At the end of the war most captured fls were reenslaved and the Seminole were forced to leave their homes, being exiled forever to the West.
Reactions to the Second Seminole war were strong in both the North and the South.
www.fofweb.com /onfiles/ama/amasearchdetail.asp?recordpin=3094   (202 words)

  
 First Seminole War
Floridian territory was nominally under Spanish sway; the Spanish permitted the Seminole to settle there in order to create a buffer zone between their sphere of influence and that of the British.
While the United States was fighting the War of 1812 with Britain, a series of violent incidents aggravated hostility between the U.S. and the Seminole.
The First Seminole War erupted over forays staged by U.S. authorities to recapture runaway fl slaves living among Seminole bands, who stiffly resisted.
www.u-s-history.com /pages/h1129.html   (399 words)

  
 SECOND SEMINOLE WAR & ARCHAEOLOGICAL DIG - 1996   (Site not responding. Last check: 2007-08-06)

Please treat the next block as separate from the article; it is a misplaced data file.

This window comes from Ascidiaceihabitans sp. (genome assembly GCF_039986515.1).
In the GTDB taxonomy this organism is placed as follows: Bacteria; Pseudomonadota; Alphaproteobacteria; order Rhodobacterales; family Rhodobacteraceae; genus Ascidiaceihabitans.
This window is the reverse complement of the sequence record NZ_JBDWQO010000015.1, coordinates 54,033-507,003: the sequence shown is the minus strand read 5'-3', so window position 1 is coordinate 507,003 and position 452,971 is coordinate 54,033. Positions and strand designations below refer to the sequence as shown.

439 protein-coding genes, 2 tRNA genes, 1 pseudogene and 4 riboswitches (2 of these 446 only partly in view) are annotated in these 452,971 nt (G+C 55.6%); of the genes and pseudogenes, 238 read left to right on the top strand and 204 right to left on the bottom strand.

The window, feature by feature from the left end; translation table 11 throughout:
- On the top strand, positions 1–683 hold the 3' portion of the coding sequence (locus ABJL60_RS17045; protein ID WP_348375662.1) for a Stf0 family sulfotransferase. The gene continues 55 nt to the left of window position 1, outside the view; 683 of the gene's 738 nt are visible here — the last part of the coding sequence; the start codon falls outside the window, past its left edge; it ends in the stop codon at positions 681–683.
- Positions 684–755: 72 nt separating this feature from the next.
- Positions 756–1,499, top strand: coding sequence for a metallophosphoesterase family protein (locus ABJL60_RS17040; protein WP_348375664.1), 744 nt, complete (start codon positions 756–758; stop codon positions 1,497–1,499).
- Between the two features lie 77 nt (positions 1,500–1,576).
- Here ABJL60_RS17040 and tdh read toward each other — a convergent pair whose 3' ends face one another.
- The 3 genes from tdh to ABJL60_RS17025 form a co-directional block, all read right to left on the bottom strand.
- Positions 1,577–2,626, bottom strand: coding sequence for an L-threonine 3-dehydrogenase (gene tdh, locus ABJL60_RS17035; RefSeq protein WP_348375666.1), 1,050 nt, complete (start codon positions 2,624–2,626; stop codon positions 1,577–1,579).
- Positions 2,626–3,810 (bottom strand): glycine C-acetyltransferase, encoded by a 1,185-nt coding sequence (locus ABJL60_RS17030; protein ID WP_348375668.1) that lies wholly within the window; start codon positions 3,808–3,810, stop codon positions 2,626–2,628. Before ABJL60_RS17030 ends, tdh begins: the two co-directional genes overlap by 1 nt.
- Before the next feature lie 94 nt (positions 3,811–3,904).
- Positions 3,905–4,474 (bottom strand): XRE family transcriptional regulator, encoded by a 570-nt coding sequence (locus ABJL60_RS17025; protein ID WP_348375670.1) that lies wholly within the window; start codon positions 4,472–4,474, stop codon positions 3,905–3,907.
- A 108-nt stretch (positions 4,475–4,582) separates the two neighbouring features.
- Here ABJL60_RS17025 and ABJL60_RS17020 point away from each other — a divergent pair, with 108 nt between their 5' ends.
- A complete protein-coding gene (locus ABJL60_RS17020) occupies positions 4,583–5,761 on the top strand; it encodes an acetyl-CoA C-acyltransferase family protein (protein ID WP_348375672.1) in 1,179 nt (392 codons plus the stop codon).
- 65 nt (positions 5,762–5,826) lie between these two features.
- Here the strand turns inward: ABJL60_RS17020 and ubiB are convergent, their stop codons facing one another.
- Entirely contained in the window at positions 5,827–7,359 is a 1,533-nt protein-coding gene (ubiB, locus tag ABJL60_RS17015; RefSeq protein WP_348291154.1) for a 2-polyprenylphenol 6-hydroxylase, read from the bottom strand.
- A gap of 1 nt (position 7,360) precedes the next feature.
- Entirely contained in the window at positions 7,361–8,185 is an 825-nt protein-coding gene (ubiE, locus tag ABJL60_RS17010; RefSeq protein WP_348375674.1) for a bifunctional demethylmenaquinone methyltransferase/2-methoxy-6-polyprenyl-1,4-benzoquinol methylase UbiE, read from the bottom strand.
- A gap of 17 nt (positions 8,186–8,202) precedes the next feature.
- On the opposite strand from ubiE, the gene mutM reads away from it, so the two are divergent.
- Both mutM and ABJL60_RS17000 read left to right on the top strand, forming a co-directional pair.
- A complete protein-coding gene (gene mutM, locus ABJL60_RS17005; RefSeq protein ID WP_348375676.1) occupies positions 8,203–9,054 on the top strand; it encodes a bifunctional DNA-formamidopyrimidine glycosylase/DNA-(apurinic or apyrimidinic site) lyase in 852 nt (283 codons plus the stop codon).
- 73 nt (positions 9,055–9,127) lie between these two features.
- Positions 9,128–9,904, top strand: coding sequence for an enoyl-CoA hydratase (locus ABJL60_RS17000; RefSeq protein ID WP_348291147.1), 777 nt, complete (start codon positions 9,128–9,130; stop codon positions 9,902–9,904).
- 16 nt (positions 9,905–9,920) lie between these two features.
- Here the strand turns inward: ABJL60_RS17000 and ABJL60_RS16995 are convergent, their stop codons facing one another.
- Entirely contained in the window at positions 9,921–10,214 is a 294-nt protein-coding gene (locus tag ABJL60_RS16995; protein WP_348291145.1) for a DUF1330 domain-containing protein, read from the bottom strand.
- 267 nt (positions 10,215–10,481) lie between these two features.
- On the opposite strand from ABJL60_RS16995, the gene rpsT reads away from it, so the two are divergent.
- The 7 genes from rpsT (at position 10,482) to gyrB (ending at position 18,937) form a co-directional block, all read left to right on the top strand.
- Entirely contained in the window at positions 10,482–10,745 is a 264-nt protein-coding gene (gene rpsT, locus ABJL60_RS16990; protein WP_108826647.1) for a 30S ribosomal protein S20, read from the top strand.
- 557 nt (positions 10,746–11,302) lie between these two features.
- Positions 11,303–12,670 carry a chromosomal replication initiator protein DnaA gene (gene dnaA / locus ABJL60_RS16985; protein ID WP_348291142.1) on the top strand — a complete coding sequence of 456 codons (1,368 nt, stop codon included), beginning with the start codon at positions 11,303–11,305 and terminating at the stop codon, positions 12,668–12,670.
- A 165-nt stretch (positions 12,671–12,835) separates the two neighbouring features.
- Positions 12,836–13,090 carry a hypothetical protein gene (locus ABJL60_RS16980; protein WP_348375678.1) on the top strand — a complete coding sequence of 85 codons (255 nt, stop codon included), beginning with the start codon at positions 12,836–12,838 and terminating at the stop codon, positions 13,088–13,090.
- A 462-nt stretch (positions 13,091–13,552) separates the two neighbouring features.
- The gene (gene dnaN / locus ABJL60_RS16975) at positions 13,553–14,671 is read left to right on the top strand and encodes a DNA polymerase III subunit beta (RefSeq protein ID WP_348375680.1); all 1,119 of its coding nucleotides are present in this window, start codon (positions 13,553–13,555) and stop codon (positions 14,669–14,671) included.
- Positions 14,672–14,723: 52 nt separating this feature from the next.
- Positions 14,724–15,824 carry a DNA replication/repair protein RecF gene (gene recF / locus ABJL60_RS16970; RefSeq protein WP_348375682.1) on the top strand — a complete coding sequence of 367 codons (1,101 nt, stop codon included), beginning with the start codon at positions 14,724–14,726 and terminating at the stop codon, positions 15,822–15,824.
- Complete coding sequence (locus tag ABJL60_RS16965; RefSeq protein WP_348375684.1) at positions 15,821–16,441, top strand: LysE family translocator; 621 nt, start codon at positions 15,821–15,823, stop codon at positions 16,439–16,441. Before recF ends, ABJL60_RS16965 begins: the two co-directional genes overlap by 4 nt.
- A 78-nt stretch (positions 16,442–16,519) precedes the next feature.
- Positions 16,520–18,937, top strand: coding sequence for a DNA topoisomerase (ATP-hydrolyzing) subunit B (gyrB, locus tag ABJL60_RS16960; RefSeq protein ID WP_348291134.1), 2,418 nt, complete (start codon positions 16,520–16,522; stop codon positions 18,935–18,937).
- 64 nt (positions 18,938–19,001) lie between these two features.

These are two Second Seminole War period forts that were built by the U.S. Army to protect the settlers south of Payne's Prairie from attack during the War [1835-1842].
The fort was important as a supply depot, a military hospital, and as a rallying point for expeditions against the Seminoles until 1842, when the conflict ended.
Examples of Seminole pottery were discovered as well as prehistoric artifacts dating to 1500 B.C. As a result of this project, this site was found to be eligible for listing on the National Register of Historic Places.
www.afn.org /~micanopy/dig.html   (320 words)

  
 Citrus: Re-creating the war path
The battle which is re-created took place at the site during the Second Seminole Indian War, which lasted from 1835 to 1842, and the high point of the festivities comes during the twice-daily battle re-enactments.
During the actual siege at Fort Cooper, Seminole Indian Chief Osceola and his warriors repeatedly attacked the contingent of U.S. soldiers who had built a crude fort to house a medical base camp in 1836.
In the two-week battle, the longest continuous fight of the Second Seminole War, one U.S. soldier was killed.
www.sptimes.com /2003/03/21/Citrus/Re_creating_the_war_p.shtml   (470 words)